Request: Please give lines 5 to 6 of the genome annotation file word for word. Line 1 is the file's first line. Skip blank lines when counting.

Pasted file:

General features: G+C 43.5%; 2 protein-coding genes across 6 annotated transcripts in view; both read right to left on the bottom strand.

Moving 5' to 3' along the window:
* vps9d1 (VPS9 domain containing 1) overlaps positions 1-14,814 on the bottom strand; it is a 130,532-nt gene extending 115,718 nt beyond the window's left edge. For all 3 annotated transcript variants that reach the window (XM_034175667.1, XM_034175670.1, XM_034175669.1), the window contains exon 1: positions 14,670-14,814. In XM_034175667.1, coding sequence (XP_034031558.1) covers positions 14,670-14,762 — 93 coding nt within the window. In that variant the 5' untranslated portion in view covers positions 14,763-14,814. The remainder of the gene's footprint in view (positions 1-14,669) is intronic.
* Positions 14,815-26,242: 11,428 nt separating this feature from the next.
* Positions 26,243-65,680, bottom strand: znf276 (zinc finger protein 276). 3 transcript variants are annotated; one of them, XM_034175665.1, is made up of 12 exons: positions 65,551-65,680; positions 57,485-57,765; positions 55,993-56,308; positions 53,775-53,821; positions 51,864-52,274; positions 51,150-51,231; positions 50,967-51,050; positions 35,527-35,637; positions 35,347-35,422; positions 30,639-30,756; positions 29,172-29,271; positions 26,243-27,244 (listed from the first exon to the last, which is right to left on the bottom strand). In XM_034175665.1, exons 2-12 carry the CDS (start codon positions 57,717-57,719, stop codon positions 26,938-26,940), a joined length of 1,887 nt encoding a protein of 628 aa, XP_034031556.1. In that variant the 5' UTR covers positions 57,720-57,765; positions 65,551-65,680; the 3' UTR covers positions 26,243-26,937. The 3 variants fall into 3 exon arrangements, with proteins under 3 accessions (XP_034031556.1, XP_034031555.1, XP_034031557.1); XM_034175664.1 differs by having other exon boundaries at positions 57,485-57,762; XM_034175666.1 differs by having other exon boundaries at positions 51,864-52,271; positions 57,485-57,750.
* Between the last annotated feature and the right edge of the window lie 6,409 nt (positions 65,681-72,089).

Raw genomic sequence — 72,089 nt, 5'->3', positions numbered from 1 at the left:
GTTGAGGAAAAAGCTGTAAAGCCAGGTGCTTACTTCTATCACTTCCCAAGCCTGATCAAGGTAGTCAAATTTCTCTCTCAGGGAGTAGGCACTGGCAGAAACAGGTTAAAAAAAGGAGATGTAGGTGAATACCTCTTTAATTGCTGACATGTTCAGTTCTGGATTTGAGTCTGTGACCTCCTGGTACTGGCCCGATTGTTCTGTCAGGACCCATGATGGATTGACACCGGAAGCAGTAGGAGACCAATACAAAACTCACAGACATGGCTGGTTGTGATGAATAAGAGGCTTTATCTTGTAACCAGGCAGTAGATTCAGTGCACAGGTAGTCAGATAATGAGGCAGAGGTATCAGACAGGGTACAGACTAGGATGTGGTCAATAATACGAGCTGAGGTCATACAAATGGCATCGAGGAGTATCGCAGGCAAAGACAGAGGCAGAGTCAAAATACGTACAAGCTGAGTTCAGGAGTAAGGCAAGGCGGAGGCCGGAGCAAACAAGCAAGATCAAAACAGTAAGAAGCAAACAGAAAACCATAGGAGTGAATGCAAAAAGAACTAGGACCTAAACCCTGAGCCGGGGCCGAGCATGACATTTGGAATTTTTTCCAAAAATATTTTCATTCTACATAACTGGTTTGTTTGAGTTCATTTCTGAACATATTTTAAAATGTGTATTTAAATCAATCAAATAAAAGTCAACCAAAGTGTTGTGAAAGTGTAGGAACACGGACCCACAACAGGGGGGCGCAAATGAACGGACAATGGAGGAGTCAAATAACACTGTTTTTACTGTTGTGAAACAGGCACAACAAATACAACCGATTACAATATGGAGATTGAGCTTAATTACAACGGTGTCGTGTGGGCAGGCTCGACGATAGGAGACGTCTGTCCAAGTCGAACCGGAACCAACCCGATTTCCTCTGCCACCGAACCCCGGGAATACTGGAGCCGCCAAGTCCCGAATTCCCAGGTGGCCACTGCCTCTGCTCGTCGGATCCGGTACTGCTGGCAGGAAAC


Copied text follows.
* Positions 26,243-65,680, bottom strand: znf276 (zinc finger protein 276). 3 transcript variants are annotated; one of them, XM_034175665.1, is made up of 12 exons: positions 65,551-65,680; positions 57,485-57,765; positions 55,993-56,308; positions 53,775-53,821; positions 51,864-52,274; positions 51,150-51,231; positions 50,967-51,050; positions 35,527-35,637; positions 35,347-35,422; positions 30,639-30,756; positions 29,172-29,271; positions 26,243-27,244 (listed from the first exon to the last, which is right to left on the bottom strand). In XM_034175665.1, exons 2-12 carry the CDS (start codon positions 57,717-57,719, stop codon positions 26,938-26,940), a joined length of 1,887 nt encoding a protein of 628 aa, XP_034031556.1. In that variant the 5' UTR covers positions 57,720-57,765; positions 65,551-65,680; the 3' UTR covers positions 26,243-26,937. The 3 variants fall into 3 exon arrangements, with proteins under 3 accessions (XP_034031556.1, XP_034031555.1, XP_034031557.1); XM_034175664.1 differs by having other exon boundaries at positions 57,485-57,762; XM_034175666.1 differs by having other exon boundaries at positions 51,864-52,271; positions 57,485-57,750.
* Between the last annotated feature and the right edge of the window lie 6,409 nt (positions 65,681-72,089).